(QldGovSpin) State government offers further duty relief to cane farmers

Submitted by Editor on Sat, 11/09/2004 - 22:45

More sugar cane farmers would now be able to access the Beattie Government's duty relief scheme, the Acting Premier and Treasurer, Mr Terry Mackenroth, announced today.

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Deputy Premier, Treasurer & Sport, Terry Mackenroth
treasurer@cabinet.qld.gov.au
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10/09/04

Mr Mackenroth said changes to the scheme had been introduced after further consultation with cane growers.

He said the scheme was designed to encourage amalgamation and more efficient and profitable farming.

"In May, we announced a duty concession scheme to operate over the next two years for farmers who purchase adjoining sugar cane properties worth up to $500,000," Mr Mackenroth said.

"The relief is offered to encourage farmers to consolidate non-viable cane properties into a more efficient farm business.

"The State Government is prepared to forgo revenue of up to an estimated $5 Million if it means Queensland gets a more productive and viable sugar industry."

Consultation on improvements to the scheme involved representations from CANEGROWERS in Brisbane and Innisfail, including a meeting with the Premier and the Minister for Primary Industries at the Innisfail Community Cabinet in August.

Mr Mackenroth said now under changes to the scheme, purchased farms will not need to be adjacent, however both farms to be consolidated need to supply cane to a common mill.

"This improvement gives farmers some flexibility while ensuring both farms are used together as a single working cane farm," he said.

"We will also provide relief for some 'mixed use' farms where the purchased farm and the existing farm are not solely used for sugar cane production.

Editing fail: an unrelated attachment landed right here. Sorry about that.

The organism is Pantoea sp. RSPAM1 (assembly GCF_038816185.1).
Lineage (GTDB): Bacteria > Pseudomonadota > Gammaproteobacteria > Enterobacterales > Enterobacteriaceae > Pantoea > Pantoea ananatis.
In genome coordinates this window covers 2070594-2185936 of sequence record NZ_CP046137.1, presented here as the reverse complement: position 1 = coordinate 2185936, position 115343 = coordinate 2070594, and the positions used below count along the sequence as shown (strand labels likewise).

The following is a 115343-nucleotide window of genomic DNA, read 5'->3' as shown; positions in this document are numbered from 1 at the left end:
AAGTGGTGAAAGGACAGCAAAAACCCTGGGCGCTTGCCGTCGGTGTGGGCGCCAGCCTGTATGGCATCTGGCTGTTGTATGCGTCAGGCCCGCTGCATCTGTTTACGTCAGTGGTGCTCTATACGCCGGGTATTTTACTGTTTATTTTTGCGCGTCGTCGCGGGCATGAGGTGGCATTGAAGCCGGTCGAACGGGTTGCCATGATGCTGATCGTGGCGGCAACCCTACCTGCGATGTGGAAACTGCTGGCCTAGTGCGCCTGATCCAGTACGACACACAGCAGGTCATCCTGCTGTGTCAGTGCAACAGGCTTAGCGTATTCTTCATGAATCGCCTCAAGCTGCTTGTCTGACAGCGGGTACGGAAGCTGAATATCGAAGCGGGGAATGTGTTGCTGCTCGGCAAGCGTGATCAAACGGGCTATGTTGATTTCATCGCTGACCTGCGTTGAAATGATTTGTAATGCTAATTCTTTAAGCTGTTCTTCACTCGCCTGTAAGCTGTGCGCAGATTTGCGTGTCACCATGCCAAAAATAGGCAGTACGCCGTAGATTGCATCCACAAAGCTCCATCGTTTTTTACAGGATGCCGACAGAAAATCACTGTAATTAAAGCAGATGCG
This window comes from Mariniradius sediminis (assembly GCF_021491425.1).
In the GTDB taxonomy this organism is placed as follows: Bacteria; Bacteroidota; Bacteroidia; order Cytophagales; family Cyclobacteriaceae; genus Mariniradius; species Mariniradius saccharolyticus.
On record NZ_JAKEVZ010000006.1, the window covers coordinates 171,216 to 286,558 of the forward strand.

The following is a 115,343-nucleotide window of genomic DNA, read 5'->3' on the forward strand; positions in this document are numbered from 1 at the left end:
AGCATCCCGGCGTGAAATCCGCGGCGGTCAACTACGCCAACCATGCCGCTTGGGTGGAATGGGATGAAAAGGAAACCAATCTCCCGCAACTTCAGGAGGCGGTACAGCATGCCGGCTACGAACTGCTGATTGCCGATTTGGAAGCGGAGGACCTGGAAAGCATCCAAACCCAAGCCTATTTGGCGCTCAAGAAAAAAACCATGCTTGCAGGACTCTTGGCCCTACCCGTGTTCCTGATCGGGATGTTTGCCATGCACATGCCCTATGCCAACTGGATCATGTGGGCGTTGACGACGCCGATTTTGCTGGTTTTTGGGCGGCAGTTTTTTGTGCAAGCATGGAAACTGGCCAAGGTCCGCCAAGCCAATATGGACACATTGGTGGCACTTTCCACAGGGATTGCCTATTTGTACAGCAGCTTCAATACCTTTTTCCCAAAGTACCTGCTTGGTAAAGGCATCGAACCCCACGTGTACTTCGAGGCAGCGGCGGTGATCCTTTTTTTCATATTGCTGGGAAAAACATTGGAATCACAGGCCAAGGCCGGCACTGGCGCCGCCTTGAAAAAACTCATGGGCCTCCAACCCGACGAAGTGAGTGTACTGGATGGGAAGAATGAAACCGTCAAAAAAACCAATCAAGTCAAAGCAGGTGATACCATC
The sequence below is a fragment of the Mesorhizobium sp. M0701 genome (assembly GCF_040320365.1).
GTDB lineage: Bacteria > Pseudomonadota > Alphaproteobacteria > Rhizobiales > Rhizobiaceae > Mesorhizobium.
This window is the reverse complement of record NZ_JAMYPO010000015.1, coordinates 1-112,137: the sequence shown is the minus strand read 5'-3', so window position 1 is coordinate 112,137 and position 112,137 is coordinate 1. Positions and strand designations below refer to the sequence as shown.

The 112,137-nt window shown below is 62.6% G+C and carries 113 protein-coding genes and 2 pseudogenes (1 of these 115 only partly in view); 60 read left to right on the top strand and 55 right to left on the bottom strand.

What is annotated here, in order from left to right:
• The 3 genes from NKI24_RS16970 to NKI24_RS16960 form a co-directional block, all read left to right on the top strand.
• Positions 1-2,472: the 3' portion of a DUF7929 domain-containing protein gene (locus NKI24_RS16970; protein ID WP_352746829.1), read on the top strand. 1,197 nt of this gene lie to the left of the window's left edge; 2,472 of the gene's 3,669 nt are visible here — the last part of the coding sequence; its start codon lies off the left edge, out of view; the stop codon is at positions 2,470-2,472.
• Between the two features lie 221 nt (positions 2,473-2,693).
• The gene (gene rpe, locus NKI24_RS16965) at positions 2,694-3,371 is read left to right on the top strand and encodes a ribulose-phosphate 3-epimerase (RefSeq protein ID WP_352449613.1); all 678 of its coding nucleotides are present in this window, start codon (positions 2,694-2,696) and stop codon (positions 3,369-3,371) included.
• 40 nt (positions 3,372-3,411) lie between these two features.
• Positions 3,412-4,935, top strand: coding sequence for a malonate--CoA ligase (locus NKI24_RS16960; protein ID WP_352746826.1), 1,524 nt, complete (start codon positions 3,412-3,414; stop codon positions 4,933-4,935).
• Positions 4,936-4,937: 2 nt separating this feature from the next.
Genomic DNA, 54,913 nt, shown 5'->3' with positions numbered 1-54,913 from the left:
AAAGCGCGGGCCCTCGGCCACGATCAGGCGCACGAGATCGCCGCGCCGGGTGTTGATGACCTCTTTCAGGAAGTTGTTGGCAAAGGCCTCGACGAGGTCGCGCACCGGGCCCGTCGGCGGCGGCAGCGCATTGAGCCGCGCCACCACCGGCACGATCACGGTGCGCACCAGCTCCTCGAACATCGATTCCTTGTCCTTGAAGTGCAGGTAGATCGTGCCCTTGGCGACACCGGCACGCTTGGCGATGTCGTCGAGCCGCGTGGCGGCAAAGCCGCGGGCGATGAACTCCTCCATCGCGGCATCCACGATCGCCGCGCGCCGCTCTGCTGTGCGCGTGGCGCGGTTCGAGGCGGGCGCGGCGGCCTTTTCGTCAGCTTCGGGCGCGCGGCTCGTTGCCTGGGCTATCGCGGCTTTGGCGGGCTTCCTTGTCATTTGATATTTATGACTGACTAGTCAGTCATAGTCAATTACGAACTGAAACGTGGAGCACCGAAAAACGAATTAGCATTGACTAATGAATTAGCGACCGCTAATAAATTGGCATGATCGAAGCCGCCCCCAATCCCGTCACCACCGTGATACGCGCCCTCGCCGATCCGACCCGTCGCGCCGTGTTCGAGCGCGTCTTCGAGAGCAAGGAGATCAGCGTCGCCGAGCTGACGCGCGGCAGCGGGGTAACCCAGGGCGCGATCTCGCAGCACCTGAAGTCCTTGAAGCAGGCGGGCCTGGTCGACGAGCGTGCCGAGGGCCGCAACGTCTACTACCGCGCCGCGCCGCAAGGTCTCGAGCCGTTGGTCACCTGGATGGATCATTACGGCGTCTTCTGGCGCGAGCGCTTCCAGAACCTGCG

"However, at least 75 percent by area of each property must be used for sugar cane production to ensure we are providing relief where it is intended."

Mr Mackenroth said in addition, the $500,000 cap would only relate to the land value and the duty would not relate to other business assets or water entitlements purchased with the farmland.

"This will mean other assets like machinery purchased in the transaction cannot push the value of the farm past the threshold and, ultimately, render the purchaser ineligible for duty relief," he said.

Mr Mackenroth said consolidation was needed amongst many farms in Queensland for the future viability of the sugar industry.

"Almost 80 percent of cane farms in Queensland produce less than 13,000 tonnes of cane," he said.

"The advice from financial institutions is that a viable farm size today would produce 15,000 tonnes.

"There are approximately 1,300 cane farms in Queensland producing less than 4,000 tonnes.

"Each of these improvements will make cane farm consolidation more attractive for Queensland farmers."

The duty exemptions come after the Beattie Government also decided in May to continue an existing exemption in which the gifting of cane farms to children or grandchildren is duty-free.

That provision is worth an estimated $7.3 Million over three years.

Earlier this year, the Beattie Government also approved a $33 Million sugar assistance package, following agreement with industry to undertake much-needed reforms.

Further enquiries: (07) 3224 6900

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